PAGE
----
4. ON ACCESS TO CREDIT AND EASE OF DOING BUSINESS FOR YOUNG ENTREPRENEURS: “We have carried out legislative reforms that have helped improve Nigeria’s position on the World Bank’s Ease of Doing Business ranking. This is further strengthened by the recent passage of the Company and Allied Matters Act (CAMA), which is the most significant business reform law enacted in this country in three decades. It may interest many of your graduating students that it is easier than ever to start your own business, as we have removed much of the regulatory burden in this area. It is now possible for a single person to form a private company; and this is consistent with other trail-blazing economies including the United Kingdom, India and Singapore. A Company Secretary is no longer obligatory for small companies or those with only one shareholder; Annual General Meetings are no longer mandatory; small companies are exempt from having to appoint an auditor and so on. The cumulative effect of the provisions of CAMA means that any of today’s graduates can start a company with relative ease and become an entrepreneur, thus becoming a driver of economic activity in the country.”

5. ON USING CELLPHONES TO START BUSINESSES: “To the graduating students, I will say that it is perhaps true that Nigerian youths are not currently maximising the potential that social media has for stimulating entrepreneurship in many areas, including those that were unheard of just a few years ago. I would like to see more young Nigerians put what they learned in the university to impactful use by leveraging on the social media’s abundant opportunity for business ventures. Entrepreneurship starts with a mindset; form networks, begin to see your phone as a business tool and not just a fashion accessory; get tutorials for starting new businesses or to ginger new business ideas.”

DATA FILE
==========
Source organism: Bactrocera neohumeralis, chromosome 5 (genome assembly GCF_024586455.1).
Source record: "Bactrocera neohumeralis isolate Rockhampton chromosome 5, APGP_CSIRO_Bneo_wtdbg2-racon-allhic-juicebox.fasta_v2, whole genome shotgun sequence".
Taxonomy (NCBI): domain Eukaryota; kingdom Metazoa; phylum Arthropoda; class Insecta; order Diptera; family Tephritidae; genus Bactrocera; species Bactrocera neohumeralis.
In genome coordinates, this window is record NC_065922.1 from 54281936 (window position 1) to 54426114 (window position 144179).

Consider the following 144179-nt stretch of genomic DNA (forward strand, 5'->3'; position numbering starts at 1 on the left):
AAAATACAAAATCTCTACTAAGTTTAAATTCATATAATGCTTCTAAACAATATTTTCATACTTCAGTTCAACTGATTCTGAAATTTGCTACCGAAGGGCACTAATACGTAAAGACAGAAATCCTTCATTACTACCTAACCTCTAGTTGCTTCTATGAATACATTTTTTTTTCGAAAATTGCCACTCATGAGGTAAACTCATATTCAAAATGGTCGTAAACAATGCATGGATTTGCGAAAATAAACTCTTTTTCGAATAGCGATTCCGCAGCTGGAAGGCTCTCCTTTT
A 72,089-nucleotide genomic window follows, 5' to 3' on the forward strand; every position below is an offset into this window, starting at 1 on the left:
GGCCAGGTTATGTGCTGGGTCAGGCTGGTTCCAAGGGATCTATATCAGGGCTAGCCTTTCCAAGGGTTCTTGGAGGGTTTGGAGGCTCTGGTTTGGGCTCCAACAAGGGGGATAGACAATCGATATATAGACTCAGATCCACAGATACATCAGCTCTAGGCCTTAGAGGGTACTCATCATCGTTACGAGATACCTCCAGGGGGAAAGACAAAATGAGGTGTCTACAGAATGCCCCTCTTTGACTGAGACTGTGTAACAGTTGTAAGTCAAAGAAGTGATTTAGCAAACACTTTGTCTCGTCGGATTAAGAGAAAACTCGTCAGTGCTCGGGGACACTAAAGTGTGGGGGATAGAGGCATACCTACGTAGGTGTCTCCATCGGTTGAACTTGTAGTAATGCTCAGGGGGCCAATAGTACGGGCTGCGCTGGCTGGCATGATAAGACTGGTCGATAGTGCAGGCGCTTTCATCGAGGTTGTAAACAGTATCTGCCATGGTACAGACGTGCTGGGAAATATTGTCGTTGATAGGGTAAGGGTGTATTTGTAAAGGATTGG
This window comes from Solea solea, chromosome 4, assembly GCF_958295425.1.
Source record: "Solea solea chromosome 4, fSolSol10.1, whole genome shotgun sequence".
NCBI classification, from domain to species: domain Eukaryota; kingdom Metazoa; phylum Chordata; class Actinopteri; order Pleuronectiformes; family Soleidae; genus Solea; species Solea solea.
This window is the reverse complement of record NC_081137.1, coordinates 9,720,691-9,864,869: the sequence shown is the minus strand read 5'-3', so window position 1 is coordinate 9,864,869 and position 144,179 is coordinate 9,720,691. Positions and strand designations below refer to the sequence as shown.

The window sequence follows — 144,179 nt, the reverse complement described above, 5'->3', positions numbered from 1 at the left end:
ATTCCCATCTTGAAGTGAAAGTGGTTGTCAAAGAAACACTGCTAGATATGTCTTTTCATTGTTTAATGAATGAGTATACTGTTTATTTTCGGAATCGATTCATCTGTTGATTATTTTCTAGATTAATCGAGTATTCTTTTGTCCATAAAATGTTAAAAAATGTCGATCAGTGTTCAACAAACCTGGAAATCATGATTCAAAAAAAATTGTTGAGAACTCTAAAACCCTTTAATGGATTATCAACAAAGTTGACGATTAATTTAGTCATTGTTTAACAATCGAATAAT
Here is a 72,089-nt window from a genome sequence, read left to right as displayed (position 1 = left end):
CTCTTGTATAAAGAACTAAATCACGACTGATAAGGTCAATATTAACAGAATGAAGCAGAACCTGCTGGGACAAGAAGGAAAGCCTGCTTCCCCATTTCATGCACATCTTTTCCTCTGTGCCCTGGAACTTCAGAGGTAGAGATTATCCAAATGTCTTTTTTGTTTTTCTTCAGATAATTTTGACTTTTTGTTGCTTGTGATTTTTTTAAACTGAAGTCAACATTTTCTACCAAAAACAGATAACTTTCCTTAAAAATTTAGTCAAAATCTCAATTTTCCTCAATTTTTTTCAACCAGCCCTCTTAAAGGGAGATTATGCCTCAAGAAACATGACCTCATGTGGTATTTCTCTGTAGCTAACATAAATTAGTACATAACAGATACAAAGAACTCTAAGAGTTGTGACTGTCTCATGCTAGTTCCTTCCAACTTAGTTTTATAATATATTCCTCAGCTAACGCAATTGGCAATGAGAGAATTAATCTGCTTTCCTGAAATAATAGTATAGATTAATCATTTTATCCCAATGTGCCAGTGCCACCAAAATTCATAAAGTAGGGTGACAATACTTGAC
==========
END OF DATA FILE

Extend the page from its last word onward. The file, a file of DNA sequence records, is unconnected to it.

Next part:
6. ON LESSONS NIGERIAN YOUTHS CAN LEARN FROM RIHANNA: “Do not wait for the jobs to come to you; create the opportunities for yourself and for others; create the jobs. How, some of you may ask? I would say the avenues are all around us. Go beyond watching make-up tutorials on YouTube to thinking about setting up a business to create your own line of cosmetics and skincare products. Rihanna the singer did it. Admittedly, she was already a millionaire many times over as a world famous entertainer, but the point is that she did not content herself with that alone. She ventured and looked for new opportunities, gaps in the market that she could fill, and so she created the wildly successful Fenty range of cosmetics. It is all about being able to identify the opportunity and to grab it with both hands.”

7. ON MADE IN NIGERIA: “The 8th Senate’s Made-In-Nigeria Initiative is also very much geared towards empowering local manufacturers, to see to it that the more than 2 trillion naira that would ordinarily go to other economies for the importation of simple everyday items, can instead energise local production. What it means is that, for entrepreneurs, the market is there for those that can into the manufacturing of such products. Access to power is one of the major challenges in the way anyone in business in Nigeria today, with added snags including the cost of diesel to power generators. Efforts are being made to increase generation and distribution so that we can ease these problems, for greater productivity all round.”


The beginning is not very important but it s the end that really matters.
By: FRANCIS TAWIAH -->D